Author: Robert J. Sawyer
What I’m Talking About:
Author Robert Sawyer takes us through a really interesting intellectual exercise in Quantum Night. While it is a fictional story with a beginning, middle, and end, I felt more like I was sitting in a college philosophy class playing “what if” with the professor. What if… you could identify psychopaths with the accuracy of fingerprints? What if… you could change their mental wiring so that they’re 100% “cured?” What if… you had to trade places with the psychopath to make that happen? What if… your child did? What if… you discovered you had committed felonious acts, but didn’t remember them? Would you turn yourself in? What if… what if… what if… This is how the story unfolds itself, answering one question and moving forward by addressing the consequences philosophically until another choice is presented. Sawyer moves through the work of multiple psychologists and physicists in the process. Sawyer clearly did his research.
Main character Jim Marchuk is a Canadian psychology professor who lives his life by the philosophy of utilitarianism, meaning he makes choices based on maximizing happiness for the greatest number of people, even if it requires sacrifice on his own part. This alone makes him a controversial character because that utility translates into actions like giving a generous portion of his income to charity, but wanting his wife to get an abortion when they discovered their unborn son has Down syndrome and he would be a drain on too many public and private resources. He relates to all the other characters that come and go from his life from this same perspective of utility and more than once I found myself arguing with his logic. At times he is sympathetic and at times he’s really not. Sawyer is great at playing devil’s advocate through his characters.
Religion, as one would expect, is lacking from the scientific discussion. Marchuk describes the majority of humanity as soulless apes with a monkey see, monkey do reflex. In one particularly arrogant passage, Marchuk says, “The role of God has gone unfilled for too long… it’s high time someone got the part.” This is an especially troubling remark coming from a man who often puts himself in the position of making choices for others based on his own value system.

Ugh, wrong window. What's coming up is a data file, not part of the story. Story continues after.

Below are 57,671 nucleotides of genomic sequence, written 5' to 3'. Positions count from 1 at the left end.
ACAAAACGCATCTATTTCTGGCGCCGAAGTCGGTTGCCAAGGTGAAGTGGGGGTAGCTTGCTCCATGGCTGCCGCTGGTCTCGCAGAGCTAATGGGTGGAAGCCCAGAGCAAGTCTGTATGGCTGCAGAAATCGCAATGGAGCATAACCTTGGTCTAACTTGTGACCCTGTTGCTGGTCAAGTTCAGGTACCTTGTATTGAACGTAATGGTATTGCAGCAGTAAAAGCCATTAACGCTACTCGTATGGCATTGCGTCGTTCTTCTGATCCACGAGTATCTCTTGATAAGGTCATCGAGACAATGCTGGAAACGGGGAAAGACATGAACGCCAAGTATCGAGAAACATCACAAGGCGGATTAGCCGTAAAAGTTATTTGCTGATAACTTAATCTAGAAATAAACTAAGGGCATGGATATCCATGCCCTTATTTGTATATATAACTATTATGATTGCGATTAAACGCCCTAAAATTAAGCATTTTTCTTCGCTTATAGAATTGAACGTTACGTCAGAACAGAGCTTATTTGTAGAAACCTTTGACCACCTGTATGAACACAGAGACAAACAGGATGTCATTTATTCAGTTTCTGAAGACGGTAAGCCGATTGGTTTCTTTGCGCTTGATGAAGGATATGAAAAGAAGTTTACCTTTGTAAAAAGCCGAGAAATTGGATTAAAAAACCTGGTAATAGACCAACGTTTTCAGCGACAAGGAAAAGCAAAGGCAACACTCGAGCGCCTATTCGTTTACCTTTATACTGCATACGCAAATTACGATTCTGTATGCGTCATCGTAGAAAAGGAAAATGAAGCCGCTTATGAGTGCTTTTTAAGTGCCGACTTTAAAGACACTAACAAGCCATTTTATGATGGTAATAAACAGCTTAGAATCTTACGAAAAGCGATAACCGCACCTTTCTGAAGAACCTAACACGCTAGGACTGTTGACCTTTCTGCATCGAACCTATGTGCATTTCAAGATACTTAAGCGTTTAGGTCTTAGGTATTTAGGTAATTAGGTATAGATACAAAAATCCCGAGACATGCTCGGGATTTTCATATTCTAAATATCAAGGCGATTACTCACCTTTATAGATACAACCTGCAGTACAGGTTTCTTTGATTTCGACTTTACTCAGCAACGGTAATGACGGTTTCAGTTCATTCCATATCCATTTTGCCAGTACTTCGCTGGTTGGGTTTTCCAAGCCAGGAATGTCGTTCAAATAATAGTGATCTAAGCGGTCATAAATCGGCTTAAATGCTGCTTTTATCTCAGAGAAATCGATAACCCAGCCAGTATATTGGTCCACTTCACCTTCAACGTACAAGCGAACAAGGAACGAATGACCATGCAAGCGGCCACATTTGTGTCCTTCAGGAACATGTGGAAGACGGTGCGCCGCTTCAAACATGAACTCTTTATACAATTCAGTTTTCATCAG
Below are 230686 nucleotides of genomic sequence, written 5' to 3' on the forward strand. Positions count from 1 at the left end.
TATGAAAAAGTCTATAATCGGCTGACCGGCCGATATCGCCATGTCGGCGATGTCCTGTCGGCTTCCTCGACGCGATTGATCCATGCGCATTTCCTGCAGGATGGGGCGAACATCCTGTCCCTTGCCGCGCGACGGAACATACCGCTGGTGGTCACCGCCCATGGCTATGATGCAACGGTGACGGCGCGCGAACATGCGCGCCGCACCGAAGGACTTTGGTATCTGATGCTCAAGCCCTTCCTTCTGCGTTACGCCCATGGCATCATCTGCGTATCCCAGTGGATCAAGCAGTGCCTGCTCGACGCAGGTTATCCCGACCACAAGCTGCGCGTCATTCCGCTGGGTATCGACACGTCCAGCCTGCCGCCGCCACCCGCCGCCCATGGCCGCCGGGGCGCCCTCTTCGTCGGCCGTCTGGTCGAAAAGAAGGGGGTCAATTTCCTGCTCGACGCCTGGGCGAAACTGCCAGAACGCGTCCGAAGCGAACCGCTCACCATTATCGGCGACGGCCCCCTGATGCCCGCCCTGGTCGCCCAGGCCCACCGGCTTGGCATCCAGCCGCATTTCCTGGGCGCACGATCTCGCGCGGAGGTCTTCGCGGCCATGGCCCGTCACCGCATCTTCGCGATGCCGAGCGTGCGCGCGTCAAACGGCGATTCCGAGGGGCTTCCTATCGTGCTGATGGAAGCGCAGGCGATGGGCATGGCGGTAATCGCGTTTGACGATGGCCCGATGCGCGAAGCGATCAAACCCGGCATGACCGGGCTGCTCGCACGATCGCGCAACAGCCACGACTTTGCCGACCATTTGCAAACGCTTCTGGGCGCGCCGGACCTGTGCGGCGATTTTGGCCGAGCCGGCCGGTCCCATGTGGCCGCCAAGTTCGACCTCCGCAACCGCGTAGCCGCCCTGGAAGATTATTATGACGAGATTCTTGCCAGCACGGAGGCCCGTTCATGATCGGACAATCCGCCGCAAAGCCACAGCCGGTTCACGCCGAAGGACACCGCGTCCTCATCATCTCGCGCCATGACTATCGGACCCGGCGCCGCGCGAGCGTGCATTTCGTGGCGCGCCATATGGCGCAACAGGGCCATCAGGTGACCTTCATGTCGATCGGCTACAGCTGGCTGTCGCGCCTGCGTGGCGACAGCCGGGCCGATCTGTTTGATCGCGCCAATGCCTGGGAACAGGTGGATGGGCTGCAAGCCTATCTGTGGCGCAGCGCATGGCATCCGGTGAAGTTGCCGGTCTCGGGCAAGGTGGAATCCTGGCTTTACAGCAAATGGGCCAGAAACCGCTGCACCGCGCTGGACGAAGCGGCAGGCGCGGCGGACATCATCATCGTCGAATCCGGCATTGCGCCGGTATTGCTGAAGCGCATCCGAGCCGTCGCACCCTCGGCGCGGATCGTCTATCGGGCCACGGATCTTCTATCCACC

There is a background romance that is weak at best. Explicit sex would be out of place, but so is a sexual relationship that is described as rolling around “most pleasantly.” Marchuk clearly had more passion about his work than his ex-wife, his son, or even his current girlfriend.
The quantum physics, as they relate to the characters and their state of consciousness, is approachable. I felt it was sufficiently explained. I could follow, but didn’t feel dumped on. I appreciated the way the plot brought the physics to life, taking it from the theoretical to application. And because this is a fictional story, Sawyer gets to take it to its extreme, thought-provoking conclusion. Set in 2020, is the science behind it possible? Almost—and that’s what makes it a fun read even if I was debating with Marchuk over his choices and the author over plot points. I will say, however, that like it or not, Sawyer covers himself with a great disclaimer in the author’s note at the start of the book, “Given this is a story in part about quantum physics, if they don’t like the future portrayed here, they can rest assured that in some other quantum reality they have different fates.”
My Rating: B+ Liked It A Lot
About the Book:
Experimental psychologist Jim Marchuk has developed a flawless technique for identifying the previously undetected psychopaths lurking everywhere in society. But while being cross-examined about his breakthrough in court, Jim is shocked to discover that he has lost his memories of six months of his life from twenty years previously—a dark time during which he himself committed heinous acts.
Jim is reunited with Kayla Huron, his forgotten girlfriend from his lost period and now a quantum physicist who has made a stunning discovery about the nature of human consciousness. As a rising tide of violence and hate sweeps across the globe, the psychologist and the physicist combine forces in a race against time to see if they can do the impossible—change human nature—before the entire world descends into darkness.
Release Date: March 1, 2016
Genre: Science Fiction
Format(s): hardcover (368 pages), e-book, audiobook
Book Source: Author/NetGalley
Hmmm, dunno if it is for me